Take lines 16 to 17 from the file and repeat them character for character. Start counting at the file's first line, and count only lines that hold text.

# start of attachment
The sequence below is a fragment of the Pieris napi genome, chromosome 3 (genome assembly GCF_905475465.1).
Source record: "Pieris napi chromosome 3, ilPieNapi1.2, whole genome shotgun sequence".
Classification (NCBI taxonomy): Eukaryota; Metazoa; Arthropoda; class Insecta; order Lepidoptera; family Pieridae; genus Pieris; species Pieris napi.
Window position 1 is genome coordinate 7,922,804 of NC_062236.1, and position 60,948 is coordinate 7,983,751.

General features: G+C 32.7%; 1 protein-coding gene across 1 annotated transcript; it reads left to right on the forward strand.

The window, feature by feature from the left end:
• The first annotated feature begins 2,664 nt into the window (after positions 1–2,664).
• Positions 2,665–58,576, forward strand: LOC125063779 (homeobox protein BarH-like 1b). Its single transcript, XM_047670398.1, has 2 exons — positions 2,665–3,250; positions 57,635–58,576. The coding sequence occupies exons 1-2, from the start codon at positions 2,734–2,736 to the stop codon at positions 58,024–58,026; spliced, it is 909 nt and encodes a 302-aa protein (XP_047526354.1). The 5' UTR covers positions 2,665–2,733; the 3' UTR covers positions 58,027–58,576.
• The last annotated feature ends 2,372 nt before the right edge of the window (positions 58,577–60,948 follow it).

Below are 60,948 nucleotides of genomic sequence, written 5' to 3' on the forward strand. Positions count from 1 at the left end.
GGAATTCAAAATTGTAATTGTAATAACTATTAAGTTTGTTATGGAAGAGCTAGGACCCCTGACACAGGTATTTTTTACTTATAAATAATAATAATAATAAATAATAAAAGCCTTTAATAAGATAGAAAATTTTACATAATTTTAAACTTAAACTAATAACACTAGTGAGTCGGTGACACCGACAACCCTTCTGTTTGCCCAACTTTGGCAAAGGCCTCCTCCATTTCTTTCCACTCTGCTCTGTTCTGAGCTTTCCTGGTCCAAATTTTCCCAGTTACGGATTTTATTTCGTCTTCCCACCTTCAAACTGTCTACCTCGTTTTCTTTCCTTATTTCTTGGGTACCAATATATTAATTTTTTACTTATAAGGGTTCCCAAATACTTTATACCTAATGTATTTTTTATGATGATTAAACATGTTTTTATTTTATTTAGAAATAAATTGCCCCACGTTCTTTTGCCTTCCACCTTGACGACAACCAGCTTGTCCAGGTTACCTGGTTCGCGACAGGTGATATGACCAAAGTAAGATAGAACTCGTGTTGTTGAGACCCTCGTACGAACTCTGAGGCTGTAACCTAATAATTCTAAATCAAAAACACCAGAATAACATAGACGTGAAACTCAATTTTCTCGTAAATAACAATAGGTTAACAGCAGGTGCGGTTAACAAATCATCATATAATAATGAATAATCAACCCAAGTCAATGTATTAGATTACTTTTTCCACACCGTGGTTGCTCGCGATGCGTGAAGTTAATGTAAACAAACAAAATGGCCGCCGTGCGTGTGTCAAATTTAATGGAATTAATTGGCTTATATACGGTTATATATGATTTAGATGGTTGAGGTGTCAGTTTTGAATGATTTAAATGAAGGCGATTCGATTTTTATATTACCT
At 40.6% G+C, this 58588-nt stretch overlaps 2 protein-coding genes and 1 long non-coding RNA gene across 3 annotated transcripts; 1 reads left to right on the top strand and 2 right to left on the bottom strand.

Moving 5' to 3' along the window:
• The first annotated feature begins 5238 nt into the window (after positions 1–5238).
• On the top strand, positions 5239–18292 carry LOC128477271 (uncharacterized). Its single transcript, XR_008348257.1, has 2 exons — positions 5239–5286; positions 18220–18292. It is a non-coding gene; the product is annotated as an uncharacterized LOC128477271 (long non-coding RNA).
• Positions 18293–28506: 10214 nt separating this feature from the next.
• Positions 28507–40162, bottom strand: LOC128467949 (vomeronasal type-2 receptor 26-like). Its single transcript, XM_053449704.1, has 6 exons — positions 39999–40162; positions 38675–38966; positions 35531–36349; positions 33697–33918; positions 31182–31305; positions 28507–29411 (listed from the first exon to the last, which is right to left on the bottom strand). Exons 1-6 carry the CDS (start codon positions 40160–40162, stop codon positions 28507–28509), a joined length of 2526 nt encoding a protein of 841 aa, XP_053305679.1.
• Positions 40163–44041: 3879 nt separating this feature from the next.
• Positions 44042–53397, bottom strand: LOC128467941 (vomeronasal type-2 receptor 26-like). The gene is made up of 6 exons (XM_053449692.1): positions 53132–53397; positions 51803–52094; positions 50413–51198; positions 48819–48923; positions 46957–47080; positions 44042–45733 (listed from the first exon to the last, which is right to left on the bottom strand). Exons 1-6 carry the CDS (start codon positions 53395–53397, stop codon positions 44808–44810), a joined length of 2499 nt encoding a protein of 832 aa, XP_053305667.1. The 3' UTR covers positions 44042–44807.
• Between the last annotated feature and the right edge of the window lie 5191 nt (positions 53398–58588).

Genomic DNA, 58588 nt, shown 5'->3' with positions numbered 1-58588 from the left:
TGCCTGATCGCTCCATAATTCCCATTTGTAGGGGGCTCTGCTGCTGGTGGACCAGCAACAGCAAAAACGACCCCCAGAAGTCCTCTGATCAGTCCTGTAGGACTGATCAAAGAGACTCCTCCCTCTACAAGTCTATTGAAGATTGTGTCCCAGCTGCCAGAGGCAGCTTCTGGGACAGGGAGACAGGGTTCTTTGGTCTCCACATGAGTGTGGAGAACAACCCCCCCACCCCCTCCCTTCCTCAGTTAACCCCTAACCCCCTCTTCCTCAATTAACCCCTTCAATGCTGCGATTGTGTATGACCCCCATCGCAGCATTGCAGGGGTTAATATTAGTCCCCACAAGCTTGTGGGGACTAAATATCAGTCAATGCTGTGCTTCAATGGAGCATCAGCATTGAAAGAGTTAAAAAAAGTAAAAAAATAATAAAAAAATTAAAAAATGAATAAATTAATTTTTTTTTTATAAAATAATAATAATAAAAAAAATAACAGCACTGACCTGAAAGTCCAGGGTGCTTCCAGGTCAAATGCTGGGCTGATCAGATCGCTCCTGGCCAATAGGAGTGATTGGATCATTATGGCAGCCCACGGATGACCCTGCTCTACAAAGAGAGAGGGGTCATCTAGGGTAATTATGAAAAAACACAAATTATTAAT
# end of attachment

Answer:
• Positions 18293–28506: 10214 nt separating this feature from the next.
• Positions 28507–40162, bottom strand: LOC128467949 (vomeronasal type-2 receptor 26-like). Its single transcript, XM_053449704.1, has 6 exons — positions 39999–40162; positions 38675–38966; positions 35531–36349; positions 33697–33918; positions 31182–31305; positions 28507–29411 (listed from the first exon to the last, which is right to left on the bottom strand). Exons 1-6 carry the CDS (start codon positions 40160–40162, stop codon positions 28507–28509), a joined length of 2526 nt encoding a protein of 841 aa, XP_053305679.1.